Ed Henson, left, and Chief Leon Jones rededicated the Eternal Flame June 29 at Mountainside Theatre in Cherokee. The flame burns as a reminder of the hardships endured by the Cherokee when they were removed to Oklahoma by Andrew Jackson's troops in 1837-38, and as a symbol of the Cherokees' desire to forgive and forget the injustices of the past. Embers to light the Eternal Flame were brought from a 100-year-old Cherokee Council fire in Oklahoma and kindled in North Carolina June 23, 1951, at the opening performance of the historical drama "Unto These Hills," which tells the story of the Cherokee nation before and after the arrival of Europeans. Performances begin at 8:30 p.m. every night except Sundays during the summer. ­ Herald photo by Virginia Culp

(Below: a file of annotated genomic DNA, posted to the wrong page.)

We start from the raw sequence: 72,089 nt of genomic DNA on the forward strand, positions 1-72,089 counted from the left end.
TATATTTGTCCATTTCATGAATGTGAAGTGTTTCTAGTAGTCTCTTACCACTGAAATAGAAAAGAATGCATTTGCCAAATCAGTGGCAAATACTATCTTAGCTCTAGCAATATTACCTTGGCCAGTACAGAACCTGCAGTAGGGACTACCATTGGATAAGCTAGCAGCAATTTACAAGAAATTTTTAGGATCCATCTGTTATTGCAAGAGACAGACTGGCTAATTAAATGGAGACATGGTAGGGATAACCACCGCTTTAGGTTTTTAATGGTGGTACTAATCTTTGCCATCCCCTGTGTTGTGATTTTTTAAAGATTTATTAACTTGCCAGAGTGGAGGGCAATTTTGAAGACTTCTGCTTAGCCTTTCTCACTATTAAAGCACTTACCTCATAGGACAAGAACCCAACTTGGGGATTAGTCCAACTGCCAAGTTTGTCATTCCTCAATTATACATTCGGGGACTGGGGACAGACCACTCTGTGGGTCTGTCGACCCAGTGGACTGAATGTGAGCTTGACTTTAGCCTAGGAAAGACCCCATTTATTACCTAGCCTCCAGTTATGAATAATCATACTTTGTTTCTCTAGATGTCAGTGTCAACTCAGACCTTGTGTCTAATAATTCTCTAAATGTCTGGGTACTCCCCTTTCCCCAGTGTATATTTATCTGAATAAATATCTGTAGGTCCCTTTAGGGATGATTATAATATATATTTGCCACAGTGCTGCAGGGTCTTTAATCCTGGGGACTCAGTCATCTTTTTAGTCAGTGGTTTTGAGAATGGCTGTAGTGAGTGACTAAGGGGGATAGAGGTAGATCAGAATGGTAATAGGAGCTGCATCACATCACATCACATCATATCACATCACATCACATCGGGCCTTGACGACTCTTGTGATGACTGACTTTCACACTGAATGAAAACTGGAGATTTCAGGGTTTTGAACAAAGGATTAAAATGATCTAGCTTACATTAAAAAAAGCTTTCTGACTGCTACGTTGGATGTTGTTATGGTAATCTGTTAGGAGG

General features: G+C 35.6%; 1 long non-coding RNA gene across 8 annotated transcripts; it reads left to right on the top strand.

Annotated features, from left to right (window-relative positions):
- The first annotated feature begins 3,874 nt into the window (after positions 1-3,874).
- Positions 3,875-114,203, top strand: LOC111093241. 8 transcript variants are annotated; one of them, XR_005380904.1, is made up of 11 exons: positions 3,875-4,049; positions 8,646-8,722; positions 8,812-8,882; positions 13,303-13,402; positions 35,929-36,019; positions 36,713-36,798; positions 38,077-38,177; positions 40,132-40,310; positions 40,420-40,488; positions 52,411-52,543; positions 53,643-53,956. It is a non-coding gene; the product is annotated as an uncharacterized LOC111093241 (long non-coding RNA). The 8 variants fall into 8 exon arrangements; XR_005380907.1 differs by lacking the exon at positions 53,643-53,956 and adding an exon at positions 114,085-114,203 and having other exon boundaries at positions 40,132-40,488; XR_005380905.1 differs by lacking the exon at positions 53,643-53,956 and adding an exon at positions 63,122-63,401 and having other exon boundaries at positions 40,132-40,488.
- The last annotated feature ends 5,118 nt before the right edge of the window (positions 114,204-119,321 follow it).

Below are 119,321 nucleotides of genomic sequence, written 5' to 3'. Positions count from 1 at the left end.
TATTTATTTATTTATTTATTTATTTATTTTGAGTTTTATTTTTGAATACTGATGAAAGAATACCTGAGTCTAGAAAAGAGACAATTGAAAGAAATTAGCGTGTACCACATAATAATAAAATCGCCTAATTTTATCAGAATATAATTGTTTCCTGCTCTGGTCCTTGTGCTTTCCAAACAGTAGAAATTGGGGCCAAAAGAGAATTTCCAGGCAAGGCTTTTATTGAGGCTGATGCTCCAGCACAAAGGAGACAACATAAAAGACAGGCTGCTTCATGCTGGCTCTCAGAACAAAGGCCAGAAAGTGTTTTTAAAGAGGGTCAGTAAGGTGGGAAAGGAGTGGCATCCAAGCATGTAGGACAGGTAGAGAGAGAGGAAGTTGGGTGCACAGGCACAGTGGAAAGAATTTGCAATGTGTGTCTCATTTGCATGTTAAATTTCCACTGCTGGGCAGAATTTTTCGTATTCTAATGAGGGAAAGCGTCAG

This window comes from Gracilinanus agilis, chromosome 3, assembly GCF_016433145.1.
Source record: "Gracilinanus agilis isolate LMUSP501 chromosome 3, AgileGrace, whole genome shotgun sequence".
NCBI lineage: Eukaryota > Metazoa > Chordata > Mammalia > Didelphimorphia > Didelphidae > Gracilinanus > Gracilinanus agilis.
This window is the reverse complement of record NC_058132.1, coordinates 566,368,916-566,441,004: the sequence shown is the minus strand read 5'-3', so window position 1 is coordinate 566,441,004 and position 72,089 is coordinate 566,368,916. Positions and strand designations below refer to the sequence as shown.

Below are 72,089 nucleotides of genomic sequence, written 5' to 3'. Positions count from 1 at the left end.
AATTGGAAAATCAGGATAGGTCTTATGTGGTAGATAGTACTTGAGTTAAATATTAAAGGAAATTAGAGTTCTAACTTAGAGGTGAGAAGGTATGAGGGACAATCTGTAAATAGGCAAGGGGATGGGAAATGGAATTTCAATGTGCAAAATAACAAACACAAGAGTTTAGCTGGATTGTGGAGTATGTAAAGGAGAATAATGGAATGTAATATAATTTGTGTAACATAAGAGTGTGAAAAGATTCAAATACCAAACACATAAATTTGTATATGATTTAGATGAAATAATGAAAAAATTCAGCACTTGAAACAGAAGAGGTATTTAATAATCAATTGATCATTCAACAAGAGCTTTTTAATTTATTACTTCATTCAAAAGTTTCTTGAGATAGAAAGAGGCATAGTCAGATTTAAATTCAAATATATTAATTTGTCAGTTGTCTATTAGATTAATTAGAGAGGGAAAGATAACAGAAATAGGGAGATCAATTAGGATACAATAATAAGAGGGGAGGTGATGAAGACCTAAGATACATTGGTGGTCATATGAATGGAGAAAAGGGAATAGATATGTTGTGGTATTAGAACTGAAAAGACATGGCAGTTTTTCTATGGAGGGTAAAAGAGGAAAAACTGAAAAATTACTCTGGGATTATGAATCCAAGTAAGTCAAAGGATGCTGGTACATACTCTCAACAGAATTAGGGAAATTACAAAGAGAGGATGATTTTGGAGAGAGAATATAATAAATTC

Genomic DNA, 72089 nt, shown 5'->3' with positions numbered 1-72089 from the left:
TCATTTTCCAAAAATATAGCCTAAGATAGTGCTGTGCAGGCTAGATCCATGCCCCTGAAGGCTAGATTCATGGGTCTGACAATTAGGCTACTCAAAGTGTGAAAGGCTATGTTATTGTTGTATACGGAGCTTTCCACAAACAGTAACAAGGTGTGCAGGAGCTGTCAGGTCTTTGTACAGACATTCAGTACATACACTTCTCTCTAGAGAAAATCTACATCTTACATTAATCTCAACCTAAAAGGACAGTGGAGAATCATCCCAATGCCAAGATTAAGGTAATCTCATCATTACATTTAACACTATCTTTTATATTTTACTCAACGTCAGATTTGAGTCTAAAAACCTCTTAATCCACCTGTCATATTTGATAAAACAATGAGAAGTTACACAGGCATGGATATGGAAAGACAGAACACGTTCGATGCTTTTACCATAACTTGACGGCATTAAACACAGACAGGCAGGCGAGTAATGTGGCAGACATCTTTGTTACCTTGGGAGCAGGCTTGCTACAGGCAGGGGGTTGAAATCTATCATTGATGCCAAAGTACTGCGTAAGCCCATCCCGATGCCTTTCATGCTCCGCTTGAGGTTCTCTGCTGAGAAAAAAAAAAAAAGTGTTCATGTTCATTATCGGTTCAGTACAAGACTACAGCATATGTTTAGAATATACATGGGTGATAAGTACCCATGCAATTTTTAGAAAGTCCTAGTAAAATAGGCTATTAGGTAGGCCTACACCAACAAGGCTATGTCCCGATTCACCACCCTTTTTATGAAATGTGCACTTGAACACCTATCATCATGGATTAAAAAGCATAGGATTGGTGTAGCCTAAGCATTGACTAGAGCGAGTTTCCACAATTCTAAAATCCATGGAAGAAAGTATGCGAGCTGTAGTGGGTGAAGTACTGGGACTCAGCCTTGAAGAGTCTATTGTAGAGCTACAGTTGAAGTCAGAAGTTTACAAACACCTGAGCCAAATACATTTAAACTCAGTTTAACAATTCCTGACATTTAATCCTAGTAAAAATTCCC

"We have to remember the things that were given to us," Leon Jones, chief of the eastern band of Cherokee, told a small crowd at Mountainside Theatre June 29. "It's good to be reminded of the history we have."Jones joined Ed Henson, chairman of the Cherokee Historical Association, Eddie Bushyhead, Brett Riggs and Ray Kinsland in a rededication ceremony commemorating the 50th anniversary of a 1951 trip by four Cherokee tribal members along the infamous "Trail of Tears" from North Carolina to Oklahoma and the lighting of the Eternal Flame at Mountainside Theatre that same year.Mary Visage, daughter of Vice Chief McKinley Ross, who was one of those who retraced the Trail, remembered her father's stories of their adventures."He always said he wanted to ask for our land back right then," she said. "He had a dry sense of humor."The 1951 delegation, which was sponsored by the Cherokee Historical Association, also included John Parris, public relations director of the Association, and tribal members Arsene Thompson, Leroy Wahnetah and Joseph Washington. Thompson created the outdoor drama "Unto These Hills" and performed the part of Elias Boudinot. Washington was a descendant of Tsali, who helped Cherokee who had hidden in the mountains to escape the removal, and many of Wahnetah's ancestors were on the Trail."We came here to forgive and forget," Ross said when they visited President Andrew Jackson's home in Nashville. Jackson was responsible for the original decision to move the Eastern Band of the Cherokee west in 1837. in Hopkinsville, K.Y., a marker commemorates Chief Whitepath and others of the Cherokee who died along the Trail. According to a marker there, 13,500 Cherokee camped overnight in Hopkinsville on their way to Oklahoma.The delegation's journey received extensive media attention and helped to bring attention to the North Carolina Cherokees and "Unto These Hills," which premiered that summer.When the delegation left Oklahoma, they took with them embers from a century-old Cherokee Council fire. Carefully tending the flames along the way, they brought the fire to North Carolina and kindled the Eternal Flame at the newly built Mountainside Theatre.An inscription above the flame tells the story of the 1951 journey and the history of the flame."I hope we can always be true friends," Jones said, referring to the inscription, which calls the flame "a symbol of friendship eternal between the white man and the red man."